As another general rule of thumb, avoid overwatering these in-home cleansers. Not only does this kill most roots, but it also creates excess moisture, which can lead to further problems like mold. In addition, it is helpful to try to create the dense, low-light conditions that most of these jungle-dwellers prefer.

Ultimately, the more houseplants you have, the cleaner the air in your home. In fact, NASA suggests using one plant for every 100 feet of living space. With all the chemicals, detergents, and synthetics that may be used in your home on a daily basis, don’t you think it is important to keep an eye on those hidden health risks? Why not let nature take some of the responsibility? Get in touch with your local nursery for more tips and suggestions. Ultimately, houseplants are a great way to improve the look of your home and the well being of your family.

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10 Ways to Improve Your Home’s Air Quality

Do you suffer from allergies or some type of respiratory condition? Does your home always seem to have stale air and bad odors? The air inside of your home could be the cause, exacerbating your symptoms and making your home a less comfortable place to enjoy. According to the Environmental Protection Agency, the majority of Americans spend most of their time inside of their homes. In many cases, the air quality outside of the home is significantly better than the air inside. Use these 10 tips to improve your health and the quality of air you breathe inside of your home each day.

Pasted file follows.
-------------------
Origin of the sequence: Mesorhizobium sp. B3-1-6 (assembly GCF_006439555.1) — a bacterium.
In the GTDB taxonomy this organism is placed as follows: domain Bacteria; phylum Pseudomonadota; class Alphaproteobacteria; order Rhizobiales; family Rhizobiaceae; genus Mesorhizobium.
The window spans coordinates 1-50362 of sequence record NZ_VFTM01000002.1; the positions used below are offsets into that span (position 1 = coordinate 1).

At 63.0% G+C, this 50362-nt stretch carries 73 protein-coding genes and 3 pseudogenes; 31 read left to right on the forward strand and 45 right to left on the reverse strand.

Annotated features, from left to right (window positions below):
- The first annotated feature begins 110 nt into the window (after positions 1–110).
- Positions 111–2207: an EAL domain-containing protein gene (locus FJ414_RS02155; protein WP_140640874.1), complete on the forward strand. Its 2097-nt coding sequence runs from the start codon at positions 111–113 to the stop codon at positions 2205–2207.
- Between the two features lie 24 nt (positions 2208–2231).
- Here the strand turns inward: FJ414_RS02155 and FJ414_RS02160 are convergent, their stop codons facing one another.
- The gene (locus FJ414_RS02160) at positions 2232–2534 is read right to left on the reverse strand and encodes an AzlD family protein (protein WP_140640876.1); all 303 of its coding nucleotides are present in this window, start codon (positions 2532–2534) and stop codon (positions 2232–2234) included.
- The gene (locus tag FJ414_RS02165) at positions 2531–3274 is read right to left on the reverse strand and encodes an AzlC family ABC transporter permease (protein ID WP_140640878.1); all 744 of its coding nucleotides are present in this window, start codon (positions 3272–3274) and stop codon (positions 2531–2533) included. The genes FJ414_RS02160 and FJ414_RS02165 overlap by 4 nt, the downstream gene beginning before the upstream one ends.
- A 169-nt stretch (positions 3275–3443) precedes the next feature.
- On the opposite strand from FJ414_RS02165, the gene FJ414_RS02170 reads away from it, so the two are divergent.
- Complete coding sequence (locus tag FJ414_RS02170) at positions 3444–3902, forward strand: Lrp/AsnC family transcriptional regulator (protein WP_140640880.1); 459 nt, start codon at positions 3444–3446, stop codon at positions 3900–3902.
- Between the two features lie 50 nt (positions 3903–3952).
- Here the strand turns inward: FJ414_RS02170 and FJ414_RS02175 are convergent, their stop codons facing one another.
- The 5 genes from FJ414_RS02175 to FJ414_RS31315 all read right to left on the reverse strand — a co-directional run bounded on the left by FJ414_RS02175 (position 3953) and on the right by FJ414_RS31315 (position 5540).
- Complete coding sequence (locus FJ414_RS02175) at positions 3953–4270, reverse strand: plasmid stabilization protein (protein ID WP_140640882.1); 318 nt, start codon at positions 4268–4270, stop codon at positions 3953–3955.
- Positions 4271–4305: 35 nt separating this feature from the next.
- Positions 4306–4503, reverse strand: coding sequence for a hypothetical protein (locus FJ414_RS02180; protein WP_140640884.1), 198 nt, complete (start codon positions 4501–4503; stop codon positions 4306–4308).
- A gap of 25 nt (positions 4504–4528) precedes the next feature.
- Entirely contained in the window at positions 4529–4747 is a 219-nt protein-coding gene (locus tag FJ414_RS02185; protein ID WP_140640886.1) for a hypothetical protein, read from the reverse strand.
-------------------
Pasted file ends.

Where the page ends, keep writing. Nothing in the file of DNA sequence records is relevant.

Get an Air Quality Analysis
The first step to achieving clean air inside of your home is to get an air analysis. An air analysis will help to identify the pollutants in the air, so that you can make a better decision about how to keep it clean. You can purchase a kit to test the air yourself or you can get a professional consultation. If you decide to do your own testing, be sure to purchase a kit that detects the most common air quality offenders, such as mold, radon, pollen, dust mites, bacteria, VOCs (volatile organic compounds), carbon dioxide, carbon monoxide, and humidity.

 

Change the Air Filters